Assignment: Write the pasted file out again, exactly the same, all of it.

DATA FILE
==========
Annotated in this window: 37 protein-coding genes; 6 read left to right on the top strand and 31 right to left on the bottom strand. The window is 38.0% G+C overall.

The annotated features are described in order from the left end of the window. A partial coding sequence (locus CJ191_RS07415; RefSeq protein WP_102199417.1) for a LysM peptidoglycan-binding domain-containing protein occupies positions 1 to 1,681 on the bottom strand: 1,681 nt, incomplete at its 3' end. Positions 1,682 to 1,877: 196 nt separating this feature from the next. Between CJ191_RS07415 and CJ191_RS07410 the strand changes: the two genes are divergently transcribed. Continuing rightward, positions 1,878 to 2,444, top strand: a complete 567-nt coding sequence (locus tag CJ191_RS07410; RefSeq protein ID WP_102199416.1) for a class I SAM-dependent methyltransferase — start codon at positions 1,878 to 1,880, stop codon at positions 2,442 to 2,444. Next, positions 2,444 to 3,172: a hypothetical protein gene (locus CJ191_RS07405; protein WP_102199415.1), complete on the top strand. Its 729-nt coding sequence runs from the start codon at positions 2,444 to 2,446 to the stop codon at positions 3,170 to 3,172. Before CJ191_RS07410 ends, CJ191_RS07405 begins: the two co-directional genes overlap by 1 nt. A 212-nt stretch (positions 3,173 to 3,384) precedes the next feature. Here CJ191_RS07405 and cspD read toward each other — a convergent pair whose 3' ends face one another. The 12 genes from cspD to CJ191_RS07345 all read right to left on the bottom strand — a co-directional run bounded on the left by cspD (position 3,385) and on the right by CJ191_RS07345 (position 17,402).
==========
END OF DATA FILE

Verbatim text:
Annotated in this window: 37 protein-coding genes; 6 read left to right on the top strand and 31 right to left on the bottom strand. The window is 38.0% G+C overall.

The annotated features are described in order from the left end of the window. A partial coding sequence (locus CJ191_RS07415; RefSeq protein WP_102199417.1) for a LysM peptidoglycan-binding domain-containing protein occupies positions 1 to 1,681 on the bottom strand: 1,681 nt, incomplete at its 3' end. Positions 1,682 to 1,877: 196 nt separating this feature from the next. Between CJ191_RS07415 and CJ191_RS07410 the strand changes: the two genes are divergently transcribed. Continuing rightward, positions 1,878 to 2,444, top strand: a complete 567-nt coding sequence (locus tag CJ191_RS07410; RefSeq protein ID WP_102199416.1) for a class I SAM-dependent methyltransferase — start codon at positions 1,878 to 1,880, stop codon at positions 2,442 to 2,444. Next, positions 2,444 to 3,172: a hypothetical protein gene (locus CJ191_RS07405; protein WP_102199415.1), complete on the top strand. Its 729-nt coding sequence runs from the start codon at positions 2,444 to 2,446 to the stop codon at positions 3,170 to 3,172. Before CJ191_RS07410 ends, CJ191_RS07405 begins: the two co-directional genes overlap by 1 nt. A 212-nt stretch (positions 3,173 to 3,384) precedes the next feature. Here CJ191_RS07405 and cspD read toward each other — a convergent pair whose 3' ends face one another. The 12 genes from cspD to CJ191_RS07345 all read right to left on the bottom strand — a co-directional run bounded on the left by cspD (position 3,385) and on the right by CJ191_RS07345 (position 17,402).